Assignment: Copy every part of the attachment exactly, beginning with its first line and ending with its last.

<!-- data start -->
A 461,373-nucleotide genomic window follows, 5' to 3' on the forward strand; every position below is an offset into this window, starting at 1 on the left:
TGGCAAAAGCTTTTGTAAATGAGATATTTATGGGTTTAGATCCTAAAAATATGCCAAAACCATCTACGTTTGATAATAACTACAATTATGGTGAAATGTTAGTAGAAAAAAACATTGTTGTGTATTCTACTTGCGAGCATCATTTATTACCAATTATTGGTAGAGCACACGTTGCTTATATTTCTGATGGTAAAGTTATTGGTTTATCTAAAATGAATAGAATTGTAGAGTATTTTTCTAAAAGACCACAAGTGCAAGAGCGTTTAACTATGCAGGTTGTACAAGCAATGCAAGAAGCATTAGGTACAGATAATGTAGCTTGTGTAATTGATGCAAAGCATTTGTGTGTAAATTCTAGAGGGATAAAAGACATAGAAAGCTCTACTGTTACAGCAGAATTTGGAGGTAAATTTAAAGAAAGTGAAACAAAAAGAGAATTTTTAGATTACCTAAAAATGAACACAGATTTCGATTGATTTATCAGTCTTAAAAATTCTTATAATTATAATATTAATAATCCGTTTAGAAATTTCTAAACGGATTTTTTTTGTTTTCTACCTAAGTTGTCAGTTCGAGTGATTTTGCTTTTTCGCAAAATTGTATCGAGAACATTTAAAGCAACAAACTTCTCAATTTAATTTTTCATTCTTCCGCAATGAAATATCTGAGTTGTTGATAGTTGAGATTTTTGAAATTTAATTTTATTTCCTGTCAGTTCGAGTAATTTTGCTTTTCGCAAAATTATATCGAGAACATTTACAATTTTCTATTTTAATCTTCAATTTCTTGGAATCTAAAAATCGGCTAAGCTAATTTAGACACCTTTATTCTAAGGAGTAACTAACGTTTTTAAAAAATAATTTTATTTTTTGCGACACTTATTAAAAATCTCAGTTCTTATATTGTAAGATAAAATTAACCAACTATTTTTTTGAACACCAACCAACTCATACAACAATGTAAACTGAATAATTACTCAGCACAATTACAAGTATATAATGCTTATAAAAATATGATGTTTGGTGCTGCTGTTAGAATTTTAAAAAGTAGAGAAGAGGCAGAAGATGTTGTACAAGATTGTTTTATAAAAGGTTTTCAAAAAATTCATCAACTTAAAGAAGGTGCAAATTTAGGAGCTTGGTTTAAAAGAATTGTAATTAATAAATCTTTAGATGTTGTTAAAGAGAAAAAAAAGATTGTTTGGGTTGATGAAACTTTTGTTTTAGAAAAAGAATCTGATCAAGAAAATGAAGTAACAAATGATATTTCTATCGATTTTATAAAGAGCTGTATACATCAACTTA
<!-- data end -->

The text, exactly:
A 461,373-nucleotide genomic window follows, 5' to 3' on the forward strand; every position below is an offset into this window, starting at 1 on the left:
TGGCAAAAGCTTTTGTAAATGAGATATTTATGGGTTTAGATCCTAAAAATATGCCAAAACCATCTACGTTTGATAATAACTACAATTATGGTGAAATGTTAGTAGAAAAAAACATTGTTGTGTATTCTACTTGCGAGCATCATTTATTACCAATTATTGGTAGAGCACACGTTGCTTATATTTCTGATGGTAAAGTTATTGGTTTATCTAAAATGAATAGAATTGTAGAGTATTTTTCTAAAAGACCACAAGTGCAAGAGCGTTTAACTATGCAGGTTGTACAAGCAATGCAAGAAGCATTAGGTACAGATAATGTAGCTTGTGTAATTGATGCAAAGCATTTGTGTGTAAATTCTAGAGGGATAAAAGACATAGAAAGCTCTACTGTTACAGCAGAATTTGGAGGTAAATTTAAAGAAAGTGAAACAAAAAGAGAATTTTTAGATTACCTAAAAATGAACACAGATTTCGATTGATTTATCAGTCTTAAAAATTCTTATAATTATAATATTAATAATCCGTTTAGAAATTTCTAAACGGATTTTTTTTGTTTTCTACCTAAGTTGTCAGTTCGAGTGATTTTGCTTTTTCGCAAAATTGTATCGAGAACATTTAAAGCAACAAACTTCTCAATTTAATTTTTCATTCTTCCGCAATGAAATATCTGAGTTGTTGATAGTTGAGATTTTTGAAATTTAATTTTATTTCCTGTCAGTTCGAGTAATTTTGCTTTTCGCAAAATTATATCGAGAACATTTACAATTTTCTATTTTAATCTTCAATTTCTTGGAATCTAAAAATCGGCTAAGCTAATTTAGACACCTTTATTCTAAGGAGTAACTAACGTTTTTAAAAAATAATTTTATTTTTTGCGACACTTATTAAAAATCTCAGTTCTTATATTGTAAGATAAAATTAACCAACTATTTTTTTGAACACCAACCAACTCATACAACAATGTAAACTGAATAATTACTCAGCACAATTACAAGTATATAATGCTTATAAAAATATGATGTTTGGTGCTGCTGTTAGAATTTTAAAAAGTAGAGAAGAGGCAGAAGATGTTGTACAAGATTGTTTTATAAAAGGTTTTCAAAAAATTCATCAACTTAAAGAAGGTGCAAATTTAGGAGCTTGGTTTAAAAGAATTGTAATTAATAAATCTTTAGATGTTGTTAAAGAGAAAAAAAAGATTGTTTGGGTTGATGAAACTTTTGTTTTAGAAAAAGAATCTGATCAAGAAAATGAAGTAACAAATGATATTTCTATCGATTTTATAAAGAGCTGTATACATCAACTTA